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A Good Plan, In Our Opinion

Gov. Tim Kaine (D) wrote to the chairmen of the General Assembly’s finance and appropriations committees on Monday. In the letter, he said that because of significant shortfalls in three revenue categories, “he might need to lop spending items off his proposed budget should economic forecasts worsen this month,” according to today’s Washington DC Examiner.

The Examiner wrote:

“In the letter, Kaine referred to three sectors of the state revenue pie: Nonwitholding individual income, corporate taxes and the recordation tax. The first, paid largely by investments and the self-employed, dropped 21.4 percent in December over the same month in 2006. Corporate taxes fell 21.1 percent last month, and the tax on recording deeds, wills, contracts and lawsuits dropped 27 percent.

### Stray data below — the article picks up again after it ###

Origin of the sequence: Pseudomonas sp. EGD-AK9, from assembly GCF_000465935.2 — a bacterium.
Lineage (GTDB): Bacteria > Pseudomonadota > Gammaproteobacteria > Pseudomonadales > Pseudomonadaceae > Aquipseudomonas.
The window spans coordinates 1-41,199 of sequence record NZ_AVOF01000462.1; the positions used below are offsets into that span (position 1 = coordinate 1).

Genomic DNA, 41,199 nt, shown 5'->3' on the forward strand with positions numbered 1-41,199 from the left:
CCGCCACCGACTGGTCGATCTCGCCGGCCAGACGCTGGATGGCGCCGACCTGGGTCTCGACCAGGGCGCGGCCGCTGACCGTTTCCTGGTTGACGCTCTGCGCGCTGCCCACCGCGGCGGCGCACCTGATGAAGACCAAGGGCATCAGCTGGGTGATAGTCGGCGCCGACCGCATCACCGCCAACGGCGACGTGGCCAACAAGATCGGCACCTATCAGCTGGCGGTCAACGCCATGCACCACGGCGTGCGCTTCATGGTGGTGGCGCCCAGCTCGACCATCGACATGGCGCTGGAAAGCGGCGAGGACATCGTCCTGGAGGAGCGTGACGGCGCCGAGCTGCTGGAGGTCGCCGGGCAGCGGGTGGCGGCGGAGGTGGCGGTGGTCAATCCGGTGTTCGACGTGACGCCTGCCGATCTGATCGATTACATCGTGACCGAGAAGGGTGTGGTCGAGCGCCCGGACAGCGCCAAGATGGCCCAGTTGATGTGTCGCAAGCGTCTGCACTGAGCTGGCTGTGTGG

“Although Kaine has said he advocates some new taxes, he has not proposed any.”

The paper included the following uninformed statement by Del. Ken Plum (D-Reston):

“Virginia is a pretty frugal state. ... It’s not obvious or clear to me right now what can go,”

Del. Plum can’t be too familiar with the state budget. Perhaps he should join the General Assembly’s Cost Cutting Caucus for help in learning what can be cut. Given that state spending has increased significantly faster than inflation and population growth combined over the past 10 years, according to the General Assembly’s own audit group (JLARC), Del. Plum shouldn’t have much trouble finding spending to cut from the budget. At least the governor sounds as if he has a plan, and is willing to make the hard choices.


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